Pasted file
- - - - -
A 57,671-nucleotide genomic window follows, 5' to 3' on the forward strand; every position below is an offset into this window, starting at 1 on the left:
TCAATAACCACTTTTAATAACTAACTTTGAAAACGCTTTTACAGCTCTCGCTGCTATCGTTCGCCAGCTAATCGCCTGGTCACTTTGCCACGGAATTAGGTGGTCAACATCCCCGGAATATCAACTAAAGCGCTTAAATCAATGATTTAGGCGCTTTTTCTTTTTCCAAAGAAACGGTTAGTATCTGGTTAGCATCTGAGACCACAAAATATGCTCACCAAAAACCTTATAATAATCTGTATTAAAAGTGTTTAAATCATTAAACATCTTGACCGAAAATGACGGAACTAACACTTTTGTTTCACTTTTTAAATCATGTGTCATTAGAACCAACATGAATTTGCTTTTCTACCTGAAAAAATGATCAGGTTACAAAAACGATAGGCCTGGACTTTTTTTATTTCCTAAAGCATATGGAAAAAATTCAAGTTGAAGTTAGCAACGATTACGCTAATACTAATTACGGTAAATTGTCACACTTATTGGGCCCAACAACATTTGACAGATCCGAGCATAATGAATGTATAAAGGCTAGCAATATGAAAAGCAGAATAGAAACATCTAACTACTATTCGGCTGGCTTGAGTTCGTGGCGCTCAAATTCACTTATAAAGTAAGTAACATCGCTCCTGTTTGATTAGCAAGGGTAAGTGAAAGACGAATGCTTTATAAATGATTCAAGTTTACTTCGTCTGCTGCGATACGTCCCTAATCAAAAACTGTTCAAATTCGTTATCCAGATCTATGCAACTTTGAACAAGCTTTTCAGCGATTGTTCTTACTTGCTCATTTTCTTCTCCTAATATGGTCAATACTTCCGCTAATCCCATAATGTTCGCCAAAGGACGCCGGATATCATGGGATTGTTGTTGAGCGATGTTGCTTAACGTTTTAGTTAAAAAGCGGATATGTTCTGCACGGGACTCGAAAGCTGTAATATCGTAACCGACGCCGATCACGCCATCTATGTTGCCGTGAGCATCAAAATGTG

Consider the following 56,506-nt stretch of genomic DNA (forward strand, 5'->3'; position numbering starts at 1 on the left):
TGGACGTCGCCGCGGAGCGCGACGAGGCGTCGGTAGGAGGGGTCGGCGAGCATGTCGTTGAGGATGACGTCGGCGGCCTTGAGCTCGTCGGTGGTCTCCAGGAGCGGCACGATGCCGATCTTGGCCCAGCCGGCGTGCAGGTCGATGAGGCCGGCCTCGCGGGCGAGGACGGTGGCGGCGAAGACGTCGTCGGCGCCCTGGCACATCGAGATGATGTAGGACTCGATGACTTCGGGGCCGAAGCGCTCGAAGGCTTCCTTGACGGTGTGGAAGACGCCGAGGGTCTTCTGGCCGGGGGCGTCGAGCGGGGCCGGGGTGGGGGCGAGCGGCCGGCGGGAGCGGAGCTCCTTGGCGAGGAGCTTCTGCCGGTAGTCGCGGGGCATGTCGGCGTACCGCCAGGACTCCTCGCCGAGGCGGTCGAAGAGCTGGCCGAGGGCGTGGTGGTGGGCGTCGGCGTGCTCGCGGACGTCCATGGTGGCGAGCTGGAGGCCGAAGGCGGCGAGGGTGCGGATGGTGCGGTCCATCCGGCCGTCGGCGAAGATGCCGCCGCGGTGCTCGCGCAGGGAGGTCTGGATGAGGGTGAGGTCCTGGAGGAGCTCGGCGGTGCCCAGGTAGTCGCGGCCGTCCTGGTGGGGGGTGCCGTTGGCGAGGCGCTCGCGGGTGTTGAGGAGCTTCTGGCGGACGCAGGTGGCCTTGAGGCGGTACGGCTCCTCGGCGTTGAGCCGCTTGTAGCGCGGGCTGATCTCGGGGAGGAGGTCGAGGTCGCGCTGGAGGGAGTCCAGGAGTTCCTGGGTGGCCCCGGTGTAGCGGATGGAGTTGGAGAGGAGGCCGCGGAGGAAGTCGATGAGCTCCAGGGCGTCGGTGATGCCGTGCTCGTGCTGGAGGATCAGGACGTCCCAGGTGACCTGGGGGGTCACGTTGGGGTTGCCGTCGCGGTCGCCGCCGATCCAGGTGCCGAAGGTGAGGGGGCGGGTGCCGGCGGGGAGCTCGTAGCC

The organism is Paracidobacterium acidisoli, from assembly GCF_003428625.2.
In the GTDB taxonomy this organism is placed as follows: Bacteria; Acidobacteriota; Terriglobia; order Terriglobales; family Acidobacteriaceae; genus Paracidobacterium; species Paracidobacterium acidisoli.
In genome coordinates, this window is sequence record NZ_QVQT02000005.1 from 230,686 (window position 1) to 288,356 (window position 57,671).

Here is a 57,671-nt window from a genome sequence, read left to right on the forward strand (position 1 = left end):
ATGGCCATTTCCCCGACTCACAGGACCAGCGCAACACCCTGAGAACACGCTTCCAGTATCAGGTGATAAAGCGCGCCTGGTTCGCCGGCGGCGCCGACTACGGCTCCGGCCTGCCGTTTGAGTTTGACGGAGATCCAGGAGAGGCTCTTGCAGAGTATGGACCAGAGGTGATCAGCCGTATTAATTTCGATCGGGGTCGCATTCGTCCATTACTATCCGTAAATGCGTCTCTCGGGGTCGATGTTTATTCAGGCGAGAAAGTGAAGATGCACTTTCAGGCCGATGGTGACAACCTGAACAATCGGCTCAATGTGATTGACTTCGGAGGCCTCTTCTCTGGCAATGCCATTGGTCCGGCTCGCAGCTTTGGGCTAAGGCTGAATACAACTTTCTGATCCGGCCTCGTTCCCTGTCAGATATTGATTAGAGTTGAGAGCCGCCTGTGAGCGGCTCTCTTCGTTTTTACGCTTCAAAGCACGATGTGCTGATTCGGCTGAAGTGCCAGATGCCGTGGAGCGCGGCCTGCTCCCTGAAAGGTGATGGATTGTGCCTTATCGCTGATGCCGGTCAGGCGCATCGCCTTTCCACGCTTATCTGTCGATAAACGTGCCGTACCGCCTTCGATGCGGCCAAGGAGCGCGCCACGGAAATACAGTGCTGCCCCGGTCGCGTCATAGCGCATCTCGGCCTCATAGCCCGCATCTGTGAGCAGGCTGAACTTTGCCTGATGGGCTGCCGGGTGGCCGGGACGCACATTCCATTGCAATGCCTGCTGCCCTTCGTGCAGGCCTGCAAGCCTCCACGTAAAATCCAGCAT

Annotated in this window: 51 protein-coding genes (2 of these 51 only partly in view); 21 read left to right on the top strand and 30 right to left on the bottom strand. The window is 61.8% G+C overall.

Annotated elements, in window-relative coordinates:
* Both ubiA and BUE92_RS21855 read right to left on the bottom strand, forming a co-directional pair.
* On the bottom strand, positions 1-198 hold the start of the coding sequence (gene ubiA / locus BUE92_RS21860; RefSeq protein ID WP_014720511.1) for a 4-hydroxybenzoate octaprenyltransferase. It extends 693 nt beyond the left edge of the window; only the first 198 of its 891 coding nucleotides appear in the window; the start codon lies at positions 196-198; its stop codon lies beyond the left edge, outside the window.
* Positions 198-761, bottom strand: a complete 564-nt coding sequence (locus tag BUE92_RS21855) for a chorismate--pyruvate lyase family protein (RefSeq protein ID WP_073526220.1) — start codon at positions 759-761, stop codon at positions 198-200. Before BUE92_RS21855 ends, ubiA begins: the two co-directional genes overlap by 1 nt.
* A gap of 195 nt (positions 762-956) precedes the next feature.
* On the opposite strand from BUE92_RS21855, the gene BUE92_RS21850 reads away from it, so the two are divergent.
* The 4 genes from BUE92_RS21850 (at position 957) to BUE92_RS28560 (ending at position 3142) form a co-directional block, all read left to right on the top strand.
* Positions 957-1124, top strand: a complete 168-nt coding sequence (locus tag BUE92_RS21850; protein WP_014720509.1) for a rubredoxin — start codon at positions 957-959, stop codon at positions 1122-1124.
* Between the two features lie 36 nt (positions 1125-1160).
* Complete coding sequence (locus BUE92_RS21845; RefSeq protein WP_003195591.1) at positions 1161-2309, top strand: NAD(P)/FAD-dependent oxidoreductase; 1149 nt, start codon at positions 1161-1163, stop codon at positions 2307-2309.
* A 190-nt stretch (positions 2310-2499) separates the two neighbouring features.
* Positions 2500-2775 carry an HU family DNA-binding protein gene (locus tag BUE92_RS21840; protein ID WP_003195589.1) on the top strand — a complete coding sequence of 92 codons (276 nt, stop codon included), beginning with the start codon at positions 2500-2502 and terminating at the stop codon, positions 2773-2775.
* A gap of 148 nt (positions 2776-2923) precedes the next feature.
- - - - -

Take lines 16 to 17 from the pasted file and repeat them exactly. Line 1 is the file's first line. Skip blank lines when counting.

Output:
* On the opposite strand from BUE92_RS21855, the gene BUE92_RS21850 reads away from it, so the two are divergent.
* The 4 genes from BUE92_RS21850 (at position 957) to BUE92_RS28560 (ending at position 3142) form a co-directional block, all read left to right on the top strand.